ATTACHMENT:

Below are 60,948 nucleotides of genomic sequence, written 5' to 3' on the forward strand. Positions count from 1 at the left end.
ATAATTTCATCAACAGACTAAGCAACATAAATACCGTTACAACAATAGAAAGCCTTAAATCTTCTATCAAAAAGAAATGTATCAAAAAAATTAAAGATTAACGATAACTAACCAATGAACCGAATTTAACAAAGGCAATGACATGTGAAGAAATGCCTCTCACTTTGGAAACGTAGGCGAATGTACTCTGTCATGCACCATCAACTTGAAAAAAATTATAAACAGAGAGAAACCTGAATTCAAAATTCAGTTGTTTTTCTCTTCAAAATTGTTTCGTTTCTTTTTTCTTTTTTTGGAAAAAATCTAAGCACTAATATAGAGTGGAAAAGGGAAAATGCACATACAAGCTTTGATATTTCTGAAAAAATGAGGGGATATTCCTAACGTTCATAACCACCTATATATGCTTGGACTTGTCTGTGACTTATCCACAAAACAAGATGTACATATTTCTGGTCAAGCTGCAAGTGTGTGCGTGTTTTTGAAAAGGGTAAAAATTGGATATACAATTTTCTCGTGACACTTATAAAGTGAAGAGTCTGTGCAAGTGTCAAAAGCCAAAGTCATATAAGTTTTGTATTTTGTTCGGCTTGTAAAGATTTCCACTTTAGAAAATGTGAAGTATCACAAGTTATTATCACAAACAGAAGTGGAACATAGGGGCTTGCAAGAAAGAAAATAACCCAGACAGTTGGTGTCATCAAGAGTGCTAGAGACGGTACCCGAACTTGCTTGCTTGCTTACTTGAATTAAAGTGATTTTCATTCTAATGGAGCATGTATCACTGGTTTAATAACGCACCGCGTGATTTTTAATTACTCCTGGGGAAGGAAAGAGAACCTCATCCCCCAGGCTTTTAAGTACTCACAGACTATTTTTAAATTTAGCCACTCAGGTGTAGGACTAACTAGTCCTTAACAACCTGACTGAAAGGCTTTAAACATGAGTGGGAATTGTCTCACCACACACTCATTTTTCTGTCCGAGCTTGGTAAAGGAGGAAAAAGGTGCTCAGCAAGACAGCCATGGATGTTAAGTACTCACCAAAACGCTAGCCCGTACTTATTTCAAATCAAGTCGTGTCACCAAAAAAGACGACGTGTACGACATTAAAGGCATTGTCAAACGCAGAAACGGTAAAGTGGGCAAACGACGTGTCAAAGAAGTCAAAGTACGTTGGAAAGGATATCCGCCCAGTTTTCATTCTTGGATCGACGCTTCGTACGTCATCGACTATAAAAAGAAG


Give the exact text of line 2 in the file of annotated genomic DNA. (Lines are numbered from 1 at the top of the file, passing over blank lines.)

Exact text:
ATAATTTCATCAACAGACTAAGCAACATAAATACCGTTACAACAATAGAAAGCCTTAAATCTTCTATCAAAAAGAAATGTATCAAAAAAATTAAAGATTAACGATAACTAACCAATGAACCGAATTTAACAAAGGCAATGACATGTGAAGAAATGCCTCTCACTTTGGAAACGTAGGCGAATGTACTCTGTCATGCACCATCAACTTGAAAAAAATTATAAACAGAGAGAAACCTGAATTCAAAATTCAGTTGTTTTTCTCTTCAAAATTGTTTCGTTTCTTTTTTCTTTTTTTGGAAAAAATCTAAGCACTAATATAGAGTGGAAAAGGGAAAATGCACATACAAGCTTTGATATTTCTGAAAAAATGAGGGGATATTCCTAACGTTCATAACCACCTATATATGCTTGGACTTGTCTGTGACTTATCCACAAAACAAGATGTACATATTTCTGGTCAAGCTGCAAGTGTGTGCGTGTTTTTGAAAAGGGTAAAAATTGGATATACAATTTTCTCGTGACACTTATAAAGTGAAGAGTCTGTGCAAGTGTCAAAAGCCAAAGTCATATAAGTTTTGTATTTTGTTCGGCTTGTAAAGATTTCCACTTTAGAAAATGTGAAGTATCACAAGTTATTATCACAAACAGAAGTGGAACATAGGGGCTTGCAAGAAAGAAAATAACCCAGACAGTTGGTGTCATCAAGAGTGCTAGAGACGGTACCCGAACTTGCTTGCTTGCTTACTTGAATTAAAGTGATTTTCATTCTAATGGAGCATGTATCACTGGTTTAATAACGCACCGCGTGATTTTTAATTACTCCTGGGGAAGGAAAGAGAACCTCATCCCCCAGGCTTTTAAGTACTCACAGACTATTTTTAAATTTAGCCACTCAGGTGTAGGACTAACTAGTCCTTAACAACCTGACTGAAAGGCTTTAAACATGAGTGGGAATTGTCTCACCACACACTCATTTTTCTGTCCGAGCTTGGTAAAGGAGGAAAAAGGTGCTCAGCAAGACAGCCATGGATGTTAAGTACTCACCAAAACGCTAGCCCGTACTTATTTCAAATCAAGTCGTGTCACCAAAAAAGACGACGTGTACGACATTAAAGGCATTGTCAAACGCAGAAACGGTAAAGTGGGCAAACGACGTGTCAAAGAAGTCAAAGTACGTTGGAAAGGATATCCGCCCAGTTTTCATTCTTGGATCGACGCTTCGTACGTCATCGACTATAAAAAGAAG